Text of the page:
I ended up learning definitively that the hall in which I was cooking the soup had only one electrical circuit, with what I was told (and which I later confirmed) was a 20 amp fuse. A quick addition in my head indicated that at its peak when I was trying to bring all 44 quarts of soup to a boil simultaneously, I was trying to consume between 29.6 to 31.7 amps on what proved to be a single 120V / 20A circuit!

(Note: I live in Canada, where the mains voltage is 120 volts, and unless specifically designed otherwise, circuits and circuit breakers — and in the still common situations where fuses are still used — are generally designed and set for 15 amp loads. I can only assume that the 20 amp fuse in place upon which I normally rely is there legitimately.)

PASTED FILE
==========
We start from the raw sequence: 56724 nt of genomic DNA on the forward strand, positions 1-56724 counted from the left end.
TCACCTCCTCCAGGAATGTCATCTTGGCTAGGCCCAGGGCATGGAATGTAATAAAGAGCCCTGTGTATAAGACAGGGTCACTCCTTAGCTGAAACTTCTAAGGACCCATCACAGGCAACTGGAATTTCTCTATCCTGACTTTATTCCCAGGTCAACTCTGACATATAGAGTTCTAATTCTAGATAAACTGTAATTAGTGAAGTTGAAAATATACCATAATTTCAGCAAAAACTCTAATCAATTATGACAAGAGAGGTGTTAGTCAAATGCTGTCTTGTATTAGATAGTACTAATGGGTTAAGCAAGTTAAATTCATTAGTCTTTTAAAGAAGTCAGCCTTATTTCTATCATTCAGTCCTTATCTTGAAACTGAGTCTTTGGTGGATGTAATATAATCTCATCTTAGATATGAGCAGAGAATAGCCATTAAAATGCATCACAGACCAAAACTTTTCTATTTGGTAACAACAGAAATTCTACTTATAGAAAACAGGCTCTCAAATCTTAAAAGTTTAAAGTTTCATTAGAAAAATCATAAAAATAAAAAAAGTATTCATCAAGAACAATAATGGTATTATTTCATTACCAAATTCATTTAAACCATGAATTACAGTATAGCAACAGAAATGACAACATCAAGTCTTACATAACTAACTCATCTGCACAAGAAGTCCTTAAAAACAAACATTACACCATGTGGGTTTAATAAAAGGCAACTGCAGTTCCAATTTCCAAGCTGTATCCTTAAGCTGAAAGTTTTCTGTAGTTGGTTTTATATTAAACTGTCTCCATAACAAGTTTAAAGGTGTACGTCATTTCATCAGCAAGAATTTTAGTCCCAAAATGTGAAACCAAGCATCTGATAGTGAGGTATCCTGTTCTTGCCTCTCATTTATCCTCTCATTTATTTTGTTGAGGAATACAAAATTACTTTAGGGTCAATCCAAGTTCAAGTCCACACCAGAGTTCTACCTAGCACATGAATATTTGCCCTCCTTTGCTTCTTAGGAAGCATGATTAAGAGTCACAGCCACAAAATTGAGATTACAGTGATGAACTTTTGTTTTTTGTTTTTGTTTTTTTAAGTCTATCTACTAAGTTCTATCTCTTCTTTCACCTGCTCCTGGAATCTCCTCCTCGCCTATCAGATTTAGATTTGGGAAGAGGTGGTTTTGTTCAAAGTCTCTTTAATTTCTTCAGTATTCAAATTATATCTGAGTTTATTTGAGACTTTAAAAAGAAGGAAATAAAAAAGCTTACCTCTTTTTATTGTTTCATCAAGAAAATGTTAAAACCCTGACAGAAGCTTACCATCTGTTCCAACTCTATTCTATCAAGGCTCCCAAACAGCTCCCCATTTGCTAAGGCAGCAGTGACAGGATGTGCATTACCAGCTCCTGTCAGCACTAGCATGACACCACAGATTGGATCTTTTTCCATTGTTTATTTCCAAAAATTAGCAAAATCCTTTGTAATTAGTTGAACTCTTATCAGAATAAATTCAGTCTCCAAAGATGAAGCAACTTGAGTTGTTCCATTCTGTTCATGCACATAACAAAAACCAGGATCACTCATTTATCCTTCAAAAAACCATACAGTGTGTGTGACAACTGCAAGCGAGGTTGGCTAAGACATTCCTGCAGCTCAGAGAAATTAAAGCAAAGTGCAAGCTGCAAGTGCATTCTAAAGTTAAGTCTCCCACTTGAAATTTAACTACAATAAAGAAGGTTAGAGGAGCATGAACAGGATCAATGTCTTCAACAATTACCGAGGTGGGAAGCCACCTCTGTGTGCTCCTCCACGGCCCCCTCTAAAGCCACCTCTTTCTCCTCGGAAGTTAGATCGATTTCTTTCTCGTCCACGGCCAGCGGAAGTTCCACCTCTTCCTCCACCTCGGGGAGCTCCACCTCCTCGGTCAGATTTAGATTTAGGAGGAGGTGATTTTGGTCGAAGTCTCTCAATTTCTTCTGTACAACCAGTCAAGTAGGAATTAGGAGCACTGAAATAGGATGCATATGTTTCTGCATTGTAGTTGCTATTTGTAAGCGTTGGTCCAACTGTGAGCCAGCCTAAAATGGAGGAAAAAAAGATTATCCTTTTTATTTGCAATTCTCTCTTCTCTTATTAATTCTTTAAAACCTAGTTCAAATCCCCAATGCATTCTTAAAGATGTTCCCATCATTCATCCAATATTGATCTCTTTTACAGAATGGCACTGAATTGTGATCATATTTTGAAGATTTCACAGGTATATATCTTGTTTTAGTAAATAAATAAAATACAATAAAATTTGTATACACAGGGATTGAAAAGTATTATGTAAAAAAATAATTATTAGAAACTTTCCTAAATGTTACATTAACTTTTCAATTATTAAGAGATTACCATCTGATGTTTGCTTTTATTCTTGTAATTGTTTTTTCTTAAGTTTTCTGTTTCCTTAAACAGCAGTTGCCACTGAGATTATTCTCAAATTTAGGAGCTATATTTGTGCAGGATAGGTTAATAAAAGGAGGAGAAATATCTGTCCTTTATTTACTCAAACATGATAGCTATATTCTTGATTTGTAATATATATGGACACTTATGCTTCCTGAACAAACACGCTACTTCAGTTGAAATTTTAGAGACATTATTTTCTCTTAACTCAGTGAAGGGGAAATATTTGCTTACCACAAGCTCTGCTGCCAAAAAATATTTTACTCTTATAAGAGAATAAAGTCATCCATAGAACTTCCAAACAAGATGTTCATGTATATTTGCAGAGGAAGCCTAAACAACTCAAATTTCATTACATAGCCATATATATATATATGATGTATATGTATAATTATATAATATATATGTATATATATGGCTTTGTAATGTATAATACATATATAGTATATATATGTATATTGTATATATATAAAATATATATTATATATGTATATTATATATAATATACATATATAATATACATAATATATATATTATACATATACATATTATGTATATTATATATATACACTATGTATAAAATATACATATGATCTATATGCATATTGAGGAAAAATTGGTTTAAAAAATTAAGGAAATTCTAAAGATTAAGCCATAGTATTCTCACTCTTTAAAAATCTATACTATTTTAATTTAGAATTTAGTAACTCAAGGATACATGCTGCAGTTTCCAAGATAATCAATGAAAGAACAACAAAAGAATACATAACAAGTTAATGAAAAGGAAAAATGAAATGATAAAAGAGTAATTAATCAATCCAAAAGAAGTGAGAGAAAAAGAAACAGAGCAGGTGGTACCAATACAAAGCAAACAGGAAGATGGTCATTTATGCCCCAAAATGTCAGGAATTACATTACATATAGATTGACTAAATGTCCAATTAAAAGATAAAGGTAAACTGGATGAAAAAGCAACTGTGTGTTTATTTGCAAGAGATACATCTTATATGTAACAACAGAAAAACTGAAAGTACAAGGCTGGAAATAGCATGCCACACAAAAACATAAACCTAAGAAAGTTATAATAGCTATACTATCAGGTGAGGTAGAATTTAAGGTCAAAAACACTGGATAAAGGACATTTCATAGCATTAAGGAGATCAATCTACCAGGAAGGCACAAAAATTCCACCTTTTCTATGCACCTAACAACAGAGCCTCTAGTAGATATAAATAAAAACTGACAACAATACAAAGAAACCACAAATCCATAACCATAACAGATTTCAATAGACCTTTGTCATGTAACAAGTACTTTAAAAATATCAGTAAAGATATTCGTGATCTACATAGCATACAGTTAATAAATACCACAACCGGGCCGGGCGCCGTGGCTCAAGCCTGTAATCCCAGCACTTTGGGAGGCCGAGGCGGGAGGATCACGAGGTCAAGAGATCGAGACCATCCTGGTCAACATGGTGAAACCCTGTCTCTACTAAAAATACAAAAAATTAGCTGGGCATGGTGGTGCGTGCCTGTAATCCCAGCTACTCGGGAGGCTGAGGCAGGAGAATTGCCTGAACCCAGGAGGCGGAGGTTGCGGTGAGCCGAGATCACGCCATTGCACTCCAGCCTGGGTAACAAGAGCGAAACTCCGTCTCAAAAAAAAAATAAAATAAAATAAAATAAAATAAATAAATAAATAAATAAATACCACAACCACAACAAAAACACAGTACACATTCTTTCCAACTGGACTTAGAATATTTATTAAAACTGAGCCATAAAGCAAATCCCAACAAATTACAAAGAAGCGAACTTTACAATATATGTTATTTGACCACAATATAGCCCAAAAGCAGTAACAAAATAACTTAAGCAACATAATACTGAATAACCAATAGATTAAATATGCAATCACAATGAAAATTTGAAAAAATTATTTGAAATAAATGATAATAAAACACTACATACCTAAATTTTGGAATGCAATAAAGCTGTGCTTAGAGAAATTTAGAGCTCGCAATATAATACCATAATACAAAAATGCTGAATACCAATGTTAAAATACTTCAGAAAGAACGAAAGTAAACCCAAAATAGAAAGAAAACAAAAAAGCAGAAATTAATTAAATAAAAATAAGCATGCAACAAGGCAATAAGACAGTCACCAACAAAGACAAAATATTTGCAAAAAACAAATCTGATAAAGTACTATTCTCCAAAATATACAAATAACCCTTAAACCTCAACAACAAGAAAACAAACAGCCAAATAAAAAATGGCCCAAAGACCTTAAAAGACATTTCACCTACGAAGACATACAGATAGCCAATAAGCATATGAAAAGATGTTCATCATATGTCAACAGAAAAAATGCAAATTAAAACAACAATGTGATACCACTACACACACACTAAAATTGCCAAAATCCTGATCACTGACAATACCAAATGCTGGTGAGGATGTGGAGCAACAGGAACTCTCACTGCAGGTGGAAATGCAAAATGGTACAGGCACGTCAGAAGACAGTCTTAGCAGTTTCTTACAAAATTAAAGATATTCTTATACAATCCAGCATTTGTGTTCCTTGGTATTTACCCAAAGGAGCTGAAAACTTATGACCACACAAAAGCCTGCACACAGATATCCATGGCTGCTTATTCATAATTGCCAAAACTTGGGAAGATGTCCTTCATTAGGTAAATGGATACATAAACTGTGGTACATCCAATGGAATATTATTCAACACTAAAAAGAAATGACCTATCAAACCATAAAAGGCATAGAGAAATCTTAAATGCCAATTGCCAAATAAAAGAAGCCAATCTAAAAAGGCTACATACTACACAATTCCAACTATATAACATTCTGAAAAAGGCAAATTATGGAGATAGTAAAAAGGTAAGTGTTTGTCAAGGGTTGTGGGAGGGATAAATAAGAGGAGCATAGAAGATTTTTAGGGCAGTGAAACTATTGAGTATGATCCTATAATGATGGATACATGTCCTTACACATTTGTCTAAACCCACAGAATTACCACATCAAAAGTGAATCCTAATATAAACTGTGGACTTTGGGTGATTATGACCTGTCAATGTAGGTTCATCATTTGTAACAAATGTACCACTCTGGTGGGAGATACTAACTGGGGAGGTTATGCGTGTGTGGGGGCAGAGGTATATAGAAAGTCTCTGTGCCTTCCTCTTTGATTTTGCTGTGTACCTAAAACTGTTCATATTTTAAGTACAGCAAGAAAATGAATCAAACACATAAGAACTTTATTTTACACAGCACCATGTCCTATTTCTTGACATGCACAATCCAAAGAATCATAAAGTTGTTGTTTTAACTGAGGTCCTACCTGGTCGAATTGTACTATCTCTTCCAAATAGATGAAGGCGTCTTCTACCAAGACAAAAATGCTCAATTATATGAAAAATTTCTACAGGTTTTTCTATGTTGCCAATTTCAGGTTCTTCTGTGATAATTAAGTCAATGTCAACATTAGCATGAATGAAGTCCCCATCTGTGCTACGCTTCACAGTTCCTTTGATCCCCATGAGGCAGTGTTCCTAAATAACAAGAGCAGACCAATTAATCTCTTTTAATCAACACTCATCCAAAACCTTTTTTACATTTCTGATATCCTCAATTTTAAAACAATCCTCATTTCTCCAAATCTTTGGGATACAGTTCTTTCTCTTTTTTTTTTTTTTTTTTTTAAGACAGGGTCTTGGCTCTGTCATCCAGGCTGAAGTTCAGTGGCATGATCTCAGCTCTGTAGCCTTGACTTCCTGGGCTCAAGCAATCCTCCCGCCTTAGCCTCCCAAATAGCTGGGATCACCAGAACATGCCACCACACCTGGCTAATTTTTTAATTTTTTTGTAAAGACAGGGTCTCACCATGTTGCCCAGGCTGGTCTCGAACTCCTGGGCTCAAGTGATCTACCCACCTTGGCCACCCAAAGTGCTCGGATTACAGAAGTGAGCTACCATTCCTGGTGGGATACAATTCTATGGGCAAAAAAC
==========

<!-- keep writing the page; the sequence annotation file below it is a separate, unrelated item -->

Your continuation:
It also led to what I consider to be an unfortunate conclusion, in the context of my desire to publicly (as opposed to hidden away in the kitchen) make my soup for a large crowd: The electrical outlets in many halls, designed and built decades ago, are often served by a single electrical circuit. Hall and home builders simply never envisioned nor intended for cooking, which often requires a large amount of electricity, to occur outside of a kitchen; at most, they may have assumed that someone might plug in the equivalent of a plate warmer, possibly two, to keep a casserole or two warm.